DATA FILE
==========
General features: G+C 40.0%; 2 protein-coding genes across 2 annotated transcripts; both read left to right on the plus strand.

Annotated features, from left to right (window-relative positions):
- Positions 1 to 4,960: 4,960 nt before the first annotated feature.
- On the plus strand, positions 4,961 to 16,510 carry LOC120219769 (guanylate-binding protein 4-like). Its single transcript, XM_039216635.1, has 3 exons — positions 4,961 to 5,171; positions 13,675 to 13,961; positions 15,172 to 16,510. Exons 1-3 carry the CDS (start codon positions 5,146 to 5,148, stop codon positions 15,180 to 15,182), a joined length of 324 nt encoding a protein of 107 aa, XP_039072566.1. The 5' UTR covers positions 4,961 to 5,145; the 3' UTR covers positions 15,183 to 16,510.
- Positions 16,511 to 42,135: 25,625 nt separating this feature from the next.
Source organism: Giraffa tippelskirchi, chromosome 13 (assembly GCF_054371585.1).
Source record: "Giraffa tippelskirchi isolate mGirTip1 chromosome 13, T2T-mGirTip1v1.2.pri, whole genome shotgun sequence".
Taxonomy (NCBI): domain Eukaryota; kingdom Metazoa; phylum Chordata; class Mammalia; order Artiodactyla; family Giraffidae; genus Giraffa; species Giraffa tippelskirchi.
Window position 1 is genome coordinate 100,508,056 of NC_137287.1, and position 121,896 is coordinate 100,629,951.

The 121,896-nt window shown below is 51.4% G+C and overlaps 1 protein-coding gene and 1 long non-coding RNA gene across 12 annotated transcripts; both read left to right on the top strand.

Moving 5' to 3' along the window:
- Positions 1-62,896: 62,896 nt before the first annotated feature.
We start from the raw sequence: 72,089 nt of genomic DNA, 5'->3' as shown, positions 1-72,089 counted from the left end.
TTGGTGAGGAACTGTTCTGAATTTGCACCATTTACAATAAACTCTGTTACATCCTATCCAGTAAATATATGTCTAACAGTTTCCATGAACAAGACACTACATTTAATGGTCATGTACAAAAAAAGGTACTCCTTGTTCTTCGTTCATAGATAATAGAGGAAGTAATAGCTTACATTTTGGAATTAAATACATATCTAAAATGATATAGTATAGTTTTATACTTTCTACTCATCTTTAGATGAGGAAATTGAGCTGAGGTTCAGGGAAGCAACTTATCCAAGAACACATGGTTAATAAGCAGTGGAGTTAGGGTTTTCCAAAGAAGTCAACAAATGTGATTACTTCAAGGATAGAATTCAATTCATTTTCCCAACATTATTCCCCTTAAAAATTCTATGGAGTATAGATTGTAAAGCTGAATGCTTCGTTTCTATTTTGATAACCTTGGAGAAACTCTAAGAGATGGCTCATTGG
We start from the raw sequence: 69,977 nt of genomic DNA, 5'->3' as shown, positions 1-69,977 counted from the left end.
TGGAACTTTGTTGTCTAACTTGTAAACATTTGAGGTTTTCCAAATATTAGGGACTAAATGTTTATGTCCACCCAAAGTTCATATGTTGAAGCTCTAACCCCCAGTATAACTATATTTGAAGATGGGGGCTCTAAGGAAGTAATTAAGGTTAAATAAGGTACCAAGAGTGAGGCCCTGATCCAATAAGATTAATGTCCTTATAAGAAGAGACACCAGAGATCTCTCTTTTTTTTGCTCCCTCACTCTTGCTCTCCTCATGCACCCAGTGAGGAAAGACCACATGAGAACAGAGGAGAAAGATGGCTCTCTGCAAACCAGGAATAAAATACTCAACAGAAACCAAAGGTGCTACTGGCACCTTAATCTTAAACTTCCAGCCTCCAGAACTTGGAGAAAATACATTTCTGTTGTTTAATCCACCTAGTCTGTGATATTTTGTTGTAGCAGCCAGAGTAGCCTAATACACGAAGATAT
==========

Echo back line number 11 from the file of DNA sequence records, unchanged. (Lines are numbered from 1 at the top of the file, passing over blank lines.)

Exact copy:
Moving 5' to 3' along the window: